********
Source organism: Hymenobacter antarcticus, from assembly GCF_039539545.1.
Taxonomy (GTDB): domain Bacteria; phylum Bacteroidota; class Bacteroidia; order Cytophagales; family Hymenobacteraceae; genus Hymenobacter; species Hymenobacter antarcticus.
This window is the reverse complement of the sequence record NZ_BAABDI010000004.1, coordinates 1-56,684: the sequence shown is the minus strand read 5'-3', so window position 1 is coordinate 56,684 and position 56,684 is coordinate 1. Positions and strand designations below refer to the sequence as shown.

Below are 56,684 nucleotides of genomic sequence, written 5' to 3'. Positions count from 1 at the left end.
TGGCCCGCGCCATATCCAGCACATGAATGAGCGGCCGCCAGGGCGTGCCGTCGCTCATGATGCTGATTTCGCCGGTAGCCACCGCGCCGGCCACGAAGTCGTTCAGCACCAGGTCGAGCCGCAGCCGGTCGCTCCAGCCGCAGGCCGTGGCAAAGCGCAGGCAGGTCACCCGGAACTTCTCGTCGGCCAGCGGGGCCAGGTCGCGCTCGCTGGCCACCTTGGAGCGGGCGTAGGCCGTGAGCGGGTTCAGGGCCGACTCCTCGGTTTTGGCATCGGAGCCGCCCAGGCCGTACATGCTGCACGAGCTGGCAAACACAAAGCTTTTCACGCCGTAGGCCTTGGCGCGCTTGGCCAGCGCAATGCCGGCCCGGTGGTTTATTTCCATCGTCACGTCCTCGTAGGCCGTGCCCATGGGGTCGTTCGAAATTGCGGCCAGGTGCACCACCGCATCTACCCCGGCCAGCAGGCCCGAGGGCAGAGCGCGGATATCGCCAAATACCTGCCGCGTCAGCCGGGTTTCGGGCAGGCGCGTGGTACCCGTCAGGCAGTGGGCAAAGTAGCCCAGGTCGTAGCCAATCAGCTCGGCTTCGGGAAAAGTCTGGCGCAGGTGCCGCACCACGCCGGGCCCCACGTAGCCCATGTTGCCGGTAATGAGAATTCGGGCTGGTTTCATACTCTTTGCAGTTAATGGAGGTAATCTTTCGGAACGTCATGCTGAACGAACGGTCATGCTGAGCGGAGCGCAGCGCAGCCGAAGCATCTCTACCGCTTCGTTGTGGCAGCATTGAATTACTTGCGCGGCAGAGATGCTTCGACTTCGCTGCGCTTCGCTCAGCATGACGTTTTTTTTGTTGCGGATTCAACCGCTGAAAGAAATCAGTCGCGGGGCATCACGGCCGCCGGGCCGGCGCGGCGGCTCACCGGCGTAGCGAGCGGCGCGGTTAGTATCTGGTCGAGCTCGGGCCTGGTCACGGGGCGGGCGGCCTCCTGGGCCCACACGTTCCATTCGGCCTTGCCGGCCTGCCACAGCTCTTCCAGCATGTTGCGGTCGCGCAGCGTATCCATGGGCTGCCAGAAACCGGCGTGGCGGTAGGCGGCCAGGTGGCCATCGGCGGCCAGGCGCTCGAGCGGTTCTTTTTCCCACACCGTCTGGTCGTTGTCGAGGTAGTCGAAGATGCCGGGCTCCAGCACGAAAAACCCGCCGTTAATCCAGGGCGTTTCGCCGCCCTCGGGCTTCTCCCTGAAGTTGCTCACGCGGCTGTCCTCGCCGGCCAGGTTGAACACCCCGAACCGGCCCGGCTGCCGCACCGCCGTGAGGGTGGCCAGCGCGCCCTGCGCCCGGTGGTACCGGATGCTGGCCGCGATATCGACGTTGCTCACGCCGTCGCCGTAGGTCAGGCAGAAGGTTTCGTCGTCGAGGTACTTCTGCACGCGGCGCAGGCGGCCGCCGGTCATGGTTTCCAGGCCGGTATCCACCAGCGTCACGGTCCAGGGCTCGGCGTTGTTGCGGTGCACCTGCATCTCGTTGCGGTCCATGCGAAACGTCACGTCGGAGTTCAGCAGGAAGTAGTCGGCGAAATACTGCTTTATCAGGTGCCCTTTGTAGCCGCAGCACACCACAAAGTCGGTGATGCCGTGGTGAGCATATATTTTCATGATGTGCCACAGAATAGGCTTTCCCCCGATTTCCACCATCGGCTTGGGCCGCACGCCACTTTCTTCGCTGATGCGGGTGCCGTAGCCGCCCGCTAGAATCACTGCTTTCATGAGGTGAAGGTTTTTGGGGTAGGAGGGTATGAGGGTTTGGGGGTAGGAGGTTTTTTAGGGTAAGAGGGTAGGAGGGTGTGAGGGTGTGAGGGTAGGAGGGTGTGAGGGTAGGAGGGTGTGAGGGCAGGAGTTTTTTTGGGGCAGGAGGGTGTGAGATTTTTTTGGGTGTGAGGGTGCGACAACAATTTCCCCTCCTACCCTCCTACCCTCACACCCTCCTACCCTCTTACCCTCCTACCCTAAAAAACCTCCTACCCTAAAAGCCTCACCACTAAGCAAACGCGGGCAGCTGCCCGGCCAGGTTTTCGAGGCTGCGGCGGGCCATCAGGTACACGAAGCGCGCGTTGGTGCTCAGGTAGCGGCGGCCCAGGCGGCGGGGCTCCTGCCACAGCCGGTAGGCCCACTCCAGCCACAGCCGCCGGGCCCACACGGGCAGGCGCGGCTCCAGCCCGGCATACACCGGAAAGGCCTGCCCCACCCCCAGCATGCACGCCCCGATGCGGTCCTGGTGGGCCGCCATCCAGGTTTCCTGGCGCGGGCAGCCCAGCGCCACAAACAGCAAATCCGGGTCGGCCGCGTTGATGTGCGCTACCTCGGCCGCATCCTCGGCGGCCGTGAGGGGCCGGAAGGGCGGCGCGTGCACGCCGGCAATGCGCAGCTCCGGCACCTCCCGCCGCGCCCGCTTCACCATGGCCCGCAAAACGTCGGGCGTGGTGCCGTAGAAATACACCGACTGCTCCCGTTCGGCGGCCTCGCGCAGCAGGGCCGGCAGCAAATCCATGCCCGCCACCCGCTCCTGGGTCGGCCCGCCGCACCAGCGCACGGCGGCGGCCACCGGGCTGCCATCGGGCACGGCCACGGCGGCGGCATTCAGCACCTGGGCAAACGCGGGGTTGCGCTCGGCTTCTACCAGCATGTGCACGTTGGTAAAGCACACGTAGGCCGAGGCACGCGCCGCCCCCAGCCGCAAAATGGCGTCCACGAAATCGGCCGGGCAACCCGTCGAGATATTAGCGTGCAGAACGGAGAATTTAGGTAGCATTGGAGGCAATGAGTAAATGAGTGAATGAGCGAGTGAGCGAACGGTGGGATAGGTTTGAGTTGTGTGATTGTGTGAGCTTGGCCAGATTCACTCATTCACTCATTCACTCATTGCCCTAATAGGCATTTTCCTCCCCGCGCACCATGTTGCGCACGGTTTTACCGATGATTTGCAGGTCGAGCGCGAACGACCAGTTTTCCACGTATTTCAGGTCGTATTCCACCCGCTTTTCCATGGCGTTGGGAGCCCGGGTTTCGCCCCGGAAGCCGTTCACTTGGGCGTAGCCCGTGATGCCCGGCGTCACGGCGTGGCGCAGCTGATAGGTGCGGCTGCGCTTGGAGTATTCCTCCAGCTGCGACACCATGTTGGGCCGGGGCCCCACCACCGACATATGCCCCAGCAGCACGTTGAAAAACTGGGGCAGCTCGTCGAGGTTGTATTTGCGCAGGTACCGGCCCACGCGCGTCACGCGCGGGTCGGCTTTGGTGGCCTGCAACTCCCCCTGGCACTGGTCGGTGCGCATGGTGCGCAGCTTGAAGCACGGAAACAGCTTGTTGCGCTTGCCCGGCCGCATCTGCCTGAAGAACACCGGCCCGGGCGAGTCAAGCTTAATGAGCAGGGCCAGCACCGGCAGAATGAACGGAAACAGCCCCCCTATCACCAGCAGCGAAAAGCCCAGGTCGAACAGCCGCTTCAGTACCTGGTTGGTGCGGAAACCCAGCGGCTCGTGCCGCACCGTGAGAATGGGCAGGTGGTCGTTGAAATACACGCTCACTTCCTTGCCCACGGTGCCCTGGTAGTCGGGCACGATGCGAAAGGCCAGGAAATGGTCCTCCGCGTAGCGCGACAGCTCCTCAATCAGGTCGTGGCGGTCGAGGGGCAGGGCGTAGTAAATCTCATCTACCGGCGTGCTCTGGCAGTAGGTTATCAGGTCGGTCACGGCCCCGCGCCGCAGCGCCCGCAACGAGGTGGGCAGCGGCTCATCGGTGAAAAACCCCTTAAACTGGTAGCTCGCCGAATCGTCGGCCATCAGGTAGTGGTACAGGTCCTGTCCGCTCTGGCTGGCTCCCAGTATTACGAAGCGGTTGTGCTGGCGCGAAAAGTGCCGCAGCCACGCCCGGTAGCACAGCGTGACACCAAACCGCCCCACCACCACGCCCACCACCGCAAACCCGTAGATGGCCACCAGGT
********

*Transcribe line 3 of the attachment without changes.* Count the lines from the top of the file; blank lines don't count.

This window is the reverse complement of the sequence record NZ_BAABDI010000004.1, coordinates 1-56,684: the sequence shown is the minus strand read 5'-3', so window position 1 is coordinate 56,684 and position 56,684 is coordinate 1. Positions and strand designations below refer to the sequence as shown.